I spent a fair amount of time on Saturday and into early Sunday watching coverage of the tornado outbreak from numerous sources. Thanks to TV stations streaming their coverage online, I could watch the Weather Channel on my TV while monitoring either an Oklahoma City or Wichita station on the computer. I followed a storm on the OKC station until it left the state and then watched a Wichita station until that storm passed close to their city. The Weather Channel also had a reporter live in the Wichita National Weather Service Office, and at one point they had to abandon their computers and take cover as the storm approached.
I was also watching the OKC station live awhile later as a line of storms formed in western Oklahoma and a tornado swept through Woodward, reported live by one of the station's storm spotters. For a severe weather enthusiast, it was must-see TV.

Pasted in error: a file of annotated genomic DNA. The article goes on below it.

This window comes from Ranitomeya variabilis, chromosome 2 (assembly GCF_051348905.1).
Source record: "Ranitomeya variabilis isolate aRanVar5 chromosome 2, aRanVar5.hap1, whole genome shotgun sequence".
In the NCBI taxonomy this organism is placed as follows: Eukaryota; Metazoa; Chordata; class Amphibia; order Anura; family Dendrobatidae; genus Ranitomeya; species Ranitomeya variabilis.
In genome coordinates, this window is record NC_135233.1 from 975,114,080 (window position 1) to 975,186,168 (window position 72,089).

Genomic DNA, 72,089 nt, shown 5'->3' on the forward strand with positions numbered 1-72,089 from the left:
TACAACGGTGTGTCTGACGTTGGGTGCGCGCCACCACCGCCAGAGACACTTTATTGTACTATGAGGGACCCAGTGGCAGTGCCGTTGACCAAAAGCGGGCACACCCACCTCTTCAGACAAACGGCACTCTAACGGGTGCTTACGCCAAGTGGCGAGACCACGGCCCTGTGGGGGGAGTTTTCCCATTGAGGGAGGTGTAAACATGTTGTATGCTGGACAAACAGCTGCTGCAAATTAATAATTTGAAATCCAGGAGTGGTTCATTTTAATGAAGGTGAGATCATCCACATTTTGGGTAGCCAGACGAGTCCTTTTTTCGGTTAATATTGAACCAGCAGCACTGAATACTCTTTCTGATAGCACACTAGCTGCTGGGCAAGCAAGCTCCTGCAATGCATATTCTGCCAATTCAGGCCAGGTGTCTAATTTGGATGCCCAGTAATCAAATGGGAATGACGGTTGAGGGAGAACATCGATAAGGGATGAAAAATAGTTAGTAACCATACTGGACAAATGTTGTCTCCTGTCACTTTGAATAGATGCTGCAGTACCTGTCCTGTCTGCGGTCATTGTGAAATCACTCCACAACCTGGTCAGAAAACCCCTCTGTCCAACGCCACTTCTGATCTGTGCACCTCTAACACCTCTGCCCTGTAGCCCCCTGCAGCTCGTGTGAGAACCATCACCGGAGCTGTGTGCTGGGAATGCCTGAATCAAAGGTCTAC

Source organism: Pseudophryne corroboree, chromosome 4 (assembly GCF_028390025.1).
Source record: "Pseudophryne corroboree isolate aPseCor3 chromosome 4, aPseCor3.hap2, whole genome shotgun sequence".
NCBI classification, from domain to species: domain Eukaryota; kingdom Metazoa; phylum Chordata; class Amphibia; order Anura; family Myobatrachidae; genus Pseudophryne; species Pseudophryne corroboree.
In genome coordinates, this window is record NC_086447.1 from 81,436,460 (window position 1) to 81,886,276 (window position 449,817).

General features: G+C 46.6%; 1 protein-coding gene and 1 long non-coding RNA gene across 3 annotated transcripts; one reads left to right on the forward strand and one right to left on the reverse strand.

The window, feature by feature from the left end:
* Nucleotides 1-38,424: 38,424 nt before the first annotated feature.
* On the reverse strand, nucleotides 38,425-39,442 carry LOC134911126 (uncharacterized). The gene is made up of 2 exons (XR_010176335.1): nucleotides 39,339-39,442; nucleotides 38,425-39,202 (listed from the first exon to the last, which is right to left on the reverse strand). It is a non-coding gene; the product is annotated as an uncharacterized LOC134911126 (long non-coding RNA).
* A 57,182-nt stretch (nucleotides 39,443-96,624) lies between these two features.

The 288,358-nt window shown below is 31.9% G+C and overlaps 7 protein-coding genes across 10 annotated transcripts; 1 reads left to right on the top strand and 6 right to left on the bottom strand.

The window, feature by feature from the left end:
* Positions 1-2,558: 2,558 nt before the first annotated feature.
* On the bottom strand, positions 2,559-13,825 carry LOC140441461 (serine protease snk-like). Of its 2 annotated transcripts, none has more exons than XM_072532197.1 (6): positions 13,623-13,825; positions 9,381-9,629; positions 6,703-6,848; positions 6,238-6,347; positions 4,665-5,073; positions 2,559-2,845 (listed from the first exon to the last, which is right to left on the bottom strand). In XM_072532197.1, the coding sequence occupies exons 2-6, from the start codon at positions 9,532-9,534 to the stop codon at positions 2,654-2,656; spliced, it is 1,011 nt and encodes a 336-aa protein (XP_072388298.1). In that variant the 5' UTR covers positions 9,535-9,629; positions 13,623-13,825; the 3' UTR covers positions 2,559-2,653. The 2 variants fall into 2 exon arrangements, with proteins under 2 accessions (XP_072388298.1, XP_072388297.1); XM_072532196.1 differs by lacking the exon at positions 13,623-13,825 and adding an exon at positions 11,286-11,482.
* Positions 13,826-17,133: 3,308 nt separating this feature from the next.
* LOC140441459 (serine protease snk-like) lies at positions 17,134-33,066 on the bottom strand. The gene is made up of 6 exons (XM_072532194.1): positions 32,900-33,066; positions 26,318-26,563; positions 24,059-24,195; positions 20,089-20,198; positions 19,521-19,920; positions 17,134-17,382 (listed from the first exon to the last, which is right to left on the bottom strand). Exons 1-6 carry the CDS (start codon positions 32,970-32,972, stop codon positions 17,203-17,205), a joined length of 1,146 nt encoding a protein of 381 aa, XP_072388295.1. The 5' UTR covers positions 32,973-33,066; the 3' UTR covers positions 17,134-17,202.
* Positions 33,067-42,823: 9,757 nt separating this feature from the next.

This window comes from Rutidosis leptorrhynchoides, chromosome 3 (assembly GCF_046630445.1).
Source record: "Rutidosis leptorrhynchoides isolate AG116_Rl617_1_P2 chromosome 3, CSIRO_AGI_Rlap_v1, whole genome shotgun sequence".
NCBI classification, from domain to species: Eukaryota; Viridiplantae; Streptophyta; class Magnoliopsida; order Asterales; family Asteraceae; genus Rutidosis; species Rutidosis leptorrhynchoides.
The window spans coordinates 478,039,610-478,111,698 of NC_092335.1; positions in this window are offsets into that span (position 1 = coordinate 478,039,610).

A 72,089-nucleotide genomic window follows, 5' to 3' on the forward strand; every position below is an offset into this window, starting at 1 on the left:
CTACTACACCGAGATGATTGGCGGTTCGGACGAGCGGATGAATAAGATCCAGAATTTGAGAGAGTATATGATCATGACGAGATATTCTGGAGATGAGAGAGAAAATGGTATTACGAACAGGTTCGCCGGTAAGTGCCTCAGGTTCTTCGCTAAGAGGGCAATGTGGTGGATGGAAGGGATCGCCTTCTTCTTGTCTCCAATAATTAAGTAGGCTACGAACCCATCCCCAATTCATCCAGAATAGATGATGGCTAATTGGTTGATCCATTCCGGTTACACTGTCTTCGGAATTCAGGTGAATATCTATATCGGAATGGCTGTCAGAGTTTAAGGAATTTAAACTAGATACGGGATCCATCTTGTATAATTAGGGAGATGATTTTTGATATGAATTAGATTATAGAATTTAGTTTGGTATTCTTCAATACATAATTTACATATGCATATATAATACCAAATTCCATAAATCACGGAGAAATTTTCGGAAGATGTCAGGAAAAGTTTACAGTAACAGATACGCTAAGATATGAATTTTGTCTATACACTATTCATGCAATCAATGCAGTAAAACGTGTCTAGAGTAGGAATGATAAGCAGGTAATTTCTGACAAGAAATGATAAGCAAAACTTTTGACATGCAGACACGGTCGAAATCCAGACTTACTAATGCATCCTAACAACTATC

There were dozens of chasers in the field on Saturday, some streaming live video and others uploading photos and video to Facebook and Twitter. As tornadoes formed these chasers were able to report that info live, and without question some people's lives were saved as a result.
One chaser group posted a recap of their day, including numerous photos of tornadoes they saw that day, here. It's interesting reading and some great photography.
In a related story, the Washington Post wonders if tornado voyeurism is killing people? Not sure about that one.